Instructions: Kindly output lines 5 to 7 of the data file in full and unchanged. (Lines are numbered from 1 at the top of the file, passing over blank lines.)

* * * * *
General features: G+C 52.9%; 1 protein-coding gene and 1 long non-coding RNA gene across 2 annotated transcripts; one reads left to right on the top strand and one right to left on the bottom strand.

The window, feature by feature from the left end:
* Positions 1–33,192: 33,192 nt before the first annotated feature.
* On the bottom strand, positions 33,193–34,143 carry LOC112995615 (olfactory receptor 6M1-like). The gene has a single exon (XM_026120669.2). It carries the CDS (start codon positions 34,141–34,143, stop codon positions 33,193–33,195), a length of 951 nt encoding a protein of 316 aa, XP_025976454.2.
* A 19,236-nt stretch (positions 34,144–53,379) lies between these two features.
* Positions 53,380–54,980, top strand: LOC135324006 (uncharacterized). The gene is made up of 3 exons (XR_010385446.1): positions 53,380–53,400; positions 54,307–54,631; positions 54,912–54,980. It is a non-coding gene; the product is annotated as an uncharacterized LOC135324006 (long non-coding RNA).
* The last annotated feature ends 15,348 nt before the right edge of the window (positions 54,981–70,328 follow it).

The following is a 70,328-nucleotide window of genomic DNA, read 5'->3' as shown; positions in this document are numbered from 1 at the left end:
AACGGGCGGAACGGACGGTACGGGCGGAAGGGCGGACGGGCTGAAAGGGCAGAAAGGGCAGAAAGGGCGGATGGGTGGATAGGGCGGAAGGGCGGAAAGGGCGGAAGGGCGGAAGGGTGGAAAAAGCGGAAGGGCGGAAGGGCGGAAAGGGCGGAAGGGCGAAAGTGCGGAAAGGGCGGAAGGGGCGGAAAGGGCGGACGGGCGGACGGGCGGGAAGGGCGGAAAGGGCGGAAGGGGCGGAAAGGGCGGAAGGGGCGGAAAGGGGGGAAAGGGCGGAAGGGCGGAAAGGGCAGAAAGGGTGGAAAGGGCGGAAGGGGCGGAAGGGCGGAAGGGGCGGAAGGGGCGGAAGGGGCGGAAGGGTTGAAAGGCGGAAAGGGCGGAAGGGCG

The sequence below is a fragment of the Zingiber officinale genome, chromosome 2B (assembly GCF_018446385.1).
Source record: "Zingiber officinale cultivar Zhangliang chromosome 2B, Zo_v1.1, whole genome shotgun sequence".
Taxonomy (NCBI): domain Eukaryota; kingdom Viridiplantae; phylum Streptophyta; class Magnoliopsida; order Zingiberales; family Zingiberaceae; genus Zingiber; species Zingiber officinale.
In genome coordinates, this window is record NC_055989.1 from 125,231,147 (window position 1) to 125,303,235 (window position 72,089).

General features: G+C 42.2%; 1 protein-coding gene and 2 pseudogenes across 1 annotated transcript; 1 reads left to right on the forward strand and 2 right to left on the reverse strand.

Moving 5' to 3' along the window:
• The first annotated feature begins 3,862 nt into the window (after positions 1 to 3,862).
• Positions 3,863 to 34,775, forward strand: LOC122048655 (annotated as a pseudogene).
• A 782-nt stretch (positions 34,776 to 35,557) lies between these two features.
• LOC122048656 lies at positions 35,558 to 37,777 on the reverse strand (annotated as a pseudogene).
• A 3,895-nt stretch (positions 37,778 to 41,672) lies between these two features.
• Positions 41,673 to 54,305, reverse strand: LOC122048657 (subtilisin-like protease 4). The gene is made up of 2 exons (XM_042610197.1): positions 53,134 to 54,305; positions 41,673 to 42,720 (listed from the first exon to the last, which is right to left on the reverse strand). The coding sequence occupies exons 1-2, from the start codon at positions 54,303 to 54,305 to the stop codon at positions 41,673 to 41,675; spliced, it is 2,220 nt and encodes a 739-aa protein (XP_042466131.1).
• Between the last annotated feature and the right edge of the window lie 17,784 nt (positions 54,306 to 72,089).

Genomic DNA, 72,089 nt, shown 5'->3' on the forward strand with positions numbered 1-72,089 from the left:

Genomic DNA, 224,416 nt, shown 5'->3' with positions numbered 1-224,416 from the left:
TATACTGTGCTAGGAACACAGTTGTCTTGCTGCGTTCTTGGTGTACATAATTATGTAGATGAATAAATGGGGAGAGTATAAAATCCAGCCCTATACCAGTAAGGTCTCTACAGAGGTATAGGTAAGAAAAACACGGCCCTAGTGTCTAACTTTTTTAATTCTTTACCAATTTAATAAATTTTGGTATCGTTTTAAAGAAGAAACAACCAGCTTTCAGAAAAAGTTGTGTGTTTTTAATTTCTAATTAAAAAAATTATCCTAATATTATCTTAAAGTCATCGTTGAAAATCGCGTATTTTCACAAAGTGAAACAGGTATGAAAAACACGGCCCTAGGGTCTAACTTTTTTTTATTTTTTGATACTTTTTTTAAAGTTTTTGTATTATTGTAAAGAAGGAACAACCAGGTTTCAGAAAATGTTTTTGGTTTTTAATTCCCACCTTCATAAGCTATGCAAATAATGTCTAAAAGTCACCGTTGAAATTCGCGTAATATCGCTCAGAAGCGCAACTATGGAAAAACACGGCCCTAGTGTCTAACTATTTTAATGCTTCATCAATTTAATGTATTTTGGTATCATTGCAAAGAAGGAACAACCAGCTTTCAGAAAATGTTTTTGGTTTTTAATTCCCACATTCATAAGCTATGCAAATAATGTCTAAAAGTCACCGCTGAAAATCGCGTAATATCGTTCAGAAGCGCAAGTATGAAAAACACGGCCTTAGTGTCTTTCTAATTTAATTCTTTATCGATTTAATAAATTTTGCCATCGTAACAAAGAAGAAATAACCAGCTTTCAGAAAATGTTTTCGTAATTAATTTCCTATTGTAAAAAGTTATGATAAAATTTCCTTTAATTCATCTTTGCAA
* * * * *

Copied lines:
* A 19,236-nt stretch (positions 34,144–53,379) lies between these two features.
* Positions 53,380–54,980, top strand: LOC135324006 (uncharacterized). The gene is made up of 3 exons (XR_010385446.1): positions 53,380–53,400; positions 54,307–54,631; positions 54,912–54,980. It is a non-coding gene; the product is annotated as an uncharacterized LOC135324006 (long non-coding RNA).
* The last annotated feature ends 15,348 nt before the right edge of the window (positions 54,981–70,328 follow it).